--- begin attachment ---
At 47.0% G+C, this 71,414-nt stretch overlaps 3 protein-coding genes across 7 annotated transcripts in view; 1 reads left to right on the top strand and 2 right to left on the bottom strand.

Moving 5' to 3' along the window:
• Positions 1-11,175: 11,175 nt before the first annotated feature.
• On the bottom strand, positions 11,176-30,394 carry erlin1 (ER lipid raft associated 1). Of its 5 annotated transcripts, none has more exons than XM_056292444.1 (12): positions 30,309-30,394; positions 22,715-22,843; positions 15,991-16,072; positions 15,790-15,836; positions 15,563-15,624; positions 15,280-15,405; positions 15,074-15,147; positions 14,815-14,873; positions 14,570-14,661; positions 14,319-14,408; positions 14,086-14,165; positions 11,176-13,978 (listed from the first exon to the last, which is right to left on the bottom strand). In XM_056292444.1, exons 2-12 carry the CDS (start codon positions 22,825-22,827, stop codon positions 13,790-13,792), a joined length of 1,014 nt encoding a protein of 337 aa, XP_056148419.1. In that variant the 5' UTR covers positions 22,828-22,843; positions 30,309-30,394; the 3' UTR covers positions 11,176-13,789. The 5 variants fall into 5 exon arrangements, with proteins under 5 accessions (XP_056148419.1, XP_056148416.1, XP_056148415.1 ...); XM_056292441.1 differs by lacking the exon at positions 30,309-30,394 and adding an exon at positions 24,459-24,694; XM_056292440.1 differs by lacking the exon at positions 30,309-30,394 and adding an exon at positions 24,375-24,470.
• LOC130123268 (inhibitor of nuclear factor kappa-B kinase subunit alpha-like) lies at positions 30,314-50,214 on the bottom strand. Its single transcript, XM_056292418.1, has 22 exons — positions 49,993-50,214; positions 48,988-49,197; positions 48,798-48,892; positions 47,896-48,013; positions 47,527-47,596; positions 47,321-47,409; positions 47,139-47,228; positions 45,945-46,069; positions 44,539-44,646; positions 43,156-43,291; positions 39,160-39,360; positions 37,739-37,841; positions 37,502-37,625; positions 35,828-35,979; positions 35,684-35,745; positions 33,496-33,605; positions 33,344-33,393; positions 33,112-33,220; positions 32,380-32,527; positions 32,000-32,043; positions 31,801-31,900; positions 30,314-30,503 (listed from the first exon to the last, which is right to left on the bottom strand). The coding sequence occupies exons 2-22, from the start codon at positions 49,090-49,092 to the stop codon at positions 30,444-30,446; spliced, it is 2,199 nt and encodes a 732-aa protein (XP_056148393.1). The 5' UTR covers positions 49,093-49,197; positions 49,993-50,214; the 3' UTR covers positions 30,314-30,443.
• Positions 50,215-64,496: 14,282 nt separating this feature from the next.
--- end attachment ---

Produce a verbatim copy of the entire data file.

At 47.0% G+C, this 71,414-nt stretch overlaps 3 protein-coding genes across 7 annotated transcripts in view; 1 reads left to right on the top strand and 2 right to left on the bottom strand.

Moving 5' to 3' along the window:
• Positions 1-11,175: 11,175 nt before the first annotated feature.
• On the bottom strand, positions 11,176-30,394 carry erlin1 (ER lipid raft associated 1). Of its 5 annotated transcripts, none has more exons than XM_056292444.1 (12): positions 30,309-30,394; positions 22,715-22,843; positions 15,991-16,072; positions 15,790-15,836; positions 15,563-15,624; positions 15,280-15,405; positions 15,074-15,147; positions 14,815-14,873; positions 14,570-14,661; positions 14,319-14,408; positions 14,086-14,165; positions 11,176-13,978 (listed from the first exon to the last, which is right to left on the bottom strand). In XM_056292444.1, exons 2-12 carry the CDS (start codon positions 22,825-22,827, stop codon positions 13,790-13,792), a joined length of 1,014 nt encoding a protein of 337 aa, XP_056148419.1. In that variant the 5' UTR covers positions 22,828-22,843; positions 30,309-30,394; the 3' UTR covers positions 11,176-13,789. The 5 variants fall into 5 exon arrangements, with proteins under 5 accessions (XP_056148419.1, XP_056148416.1, XP_056148415.1 ...); XM_056292441.1 differs by lacking the exon at positions 30,309-30,394 and adding an exon at positions 24,459-24,694; XM_056292440.1 differs by lacking the exon at positions 30,309-30,394 and adding an exon at positions 24,375-24,470.
• LOC130123268 (inhibitor of nuclear factor kappa-B kinase subunit alpha-like) lies at positions 30,314-50,214 on the bottom strand. Its single transcript, XM_056292418.1, has 22 exons — positions 49,993-50,214; positions 48,988-49,197; positions 48,798-48,892; positions 47,896-48,013; positions 47,527-47,596; positions 47,321-47,409; positions 47,139-47,228; positions 45,945-46,069; positions 44,539-44,646; positions 43,156-43,291; positions 39,160-39,360; positions 37,739-37,841; positions 37,502-37,625; positions 35,828-35,979; positions 35,684-35,745; positions 33,496-33,605; positions 33,344-33,393; positions 33,112-33,220; positions 32,380-32,527; positions 32,000-32,043; positions 31,801-31,900; positions 30,314-30,503 (listed from the first exon to the last, which is right to left on the bottom strand). The coding sequence occupies exons 2-22, from the start codon at positions 49,090-49,092 to the stop codon at positions 30,444-30,446; spliced, it is 2,199 nt and encodes a 732-aa protein (XP_056148393.1). The 5' UTR covers positions 49,093-49,197; positions 49,993-50,214; the 3' UTR covers positions 30,314-30,443.
• Positions 50,215-64,496: 14,282 nt separating this feature from the next.